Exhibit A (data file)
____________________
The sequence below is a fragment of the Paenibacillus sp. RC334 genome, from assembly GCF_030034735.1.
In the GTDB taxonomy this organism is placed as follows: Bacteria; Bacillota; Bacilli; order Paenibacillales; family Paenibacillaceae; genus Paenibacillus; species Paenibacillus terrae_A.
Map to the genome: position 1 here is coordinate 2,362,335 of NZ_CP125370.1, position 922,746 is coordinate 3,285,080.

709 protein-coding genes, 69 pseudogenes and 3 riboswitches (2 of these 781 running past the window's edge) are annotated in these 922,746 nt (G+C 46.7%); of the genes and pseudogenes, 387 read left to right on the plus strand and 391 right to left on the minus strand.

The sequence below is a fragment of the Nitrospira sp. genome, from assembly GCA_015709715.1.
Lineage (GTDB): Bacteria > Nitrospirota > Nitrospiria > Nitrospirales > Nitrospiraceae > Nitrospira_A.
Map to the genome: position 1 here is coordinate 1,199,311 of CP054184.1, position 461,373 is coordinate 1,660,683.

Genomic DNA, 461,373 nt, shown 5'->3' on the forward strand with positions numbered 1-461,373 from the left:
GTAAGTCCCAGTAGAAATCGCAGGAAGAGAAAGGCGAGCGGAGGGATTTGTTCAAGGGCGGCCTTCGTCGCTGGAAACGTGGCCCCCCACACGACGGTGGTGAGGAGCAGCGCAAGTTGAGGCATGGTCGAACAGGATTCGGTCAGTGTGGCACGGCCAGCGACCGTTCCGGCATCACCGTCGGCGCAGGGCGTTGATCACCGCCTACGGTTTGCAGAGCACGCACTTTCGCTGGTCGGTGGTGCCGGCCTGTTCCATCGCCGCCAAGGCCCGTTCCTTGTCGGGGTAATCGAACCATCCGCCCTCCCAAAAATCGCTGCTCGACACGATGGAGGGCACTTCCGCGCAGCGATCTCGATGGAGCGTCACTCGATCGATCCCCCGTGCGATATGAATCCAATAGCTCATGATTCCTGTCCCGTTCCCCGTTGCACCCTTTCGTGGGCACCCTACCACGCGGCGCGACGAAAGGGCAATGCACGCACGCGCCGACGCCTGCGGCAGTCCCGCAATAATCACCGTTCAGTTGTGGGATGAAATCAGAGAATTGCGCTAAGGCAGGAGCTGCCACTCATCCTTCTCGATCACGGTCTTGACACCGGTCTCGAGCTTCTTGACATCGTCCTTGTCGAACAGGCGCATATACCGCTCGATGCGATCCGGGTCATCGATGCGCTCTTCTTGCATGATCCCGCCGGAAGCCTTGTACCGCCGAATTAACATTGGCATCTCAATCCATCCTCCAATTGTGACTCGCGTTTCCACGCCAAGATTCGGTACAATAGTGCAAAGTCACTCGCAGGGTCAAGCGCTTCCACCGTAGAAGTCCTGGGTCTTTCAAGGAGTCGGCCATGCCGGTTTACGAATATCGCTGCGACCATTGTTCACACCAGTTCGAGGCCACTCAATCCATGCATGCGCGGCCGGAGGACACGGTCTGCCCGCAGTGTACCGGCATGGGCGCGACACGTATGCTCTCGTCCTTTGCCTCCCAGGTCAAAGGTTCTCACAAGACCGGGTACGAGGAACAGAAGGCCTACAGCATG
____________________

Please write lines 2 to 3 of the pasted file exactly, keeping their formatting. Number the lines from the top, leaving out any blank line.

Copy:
In the GTDB taxonomy this organism is placed as follows: Bacteria; Bacillota; Bacilli; order Paenibacillales; family Paenibacillaceae; genus Paenibacillus; species Paenibacillus terrae_A.
Map to the genome: position 1 here is coordinate 2,362,335 of NZ_CP125370.1, position 922,746 is coordinate 3,285,080.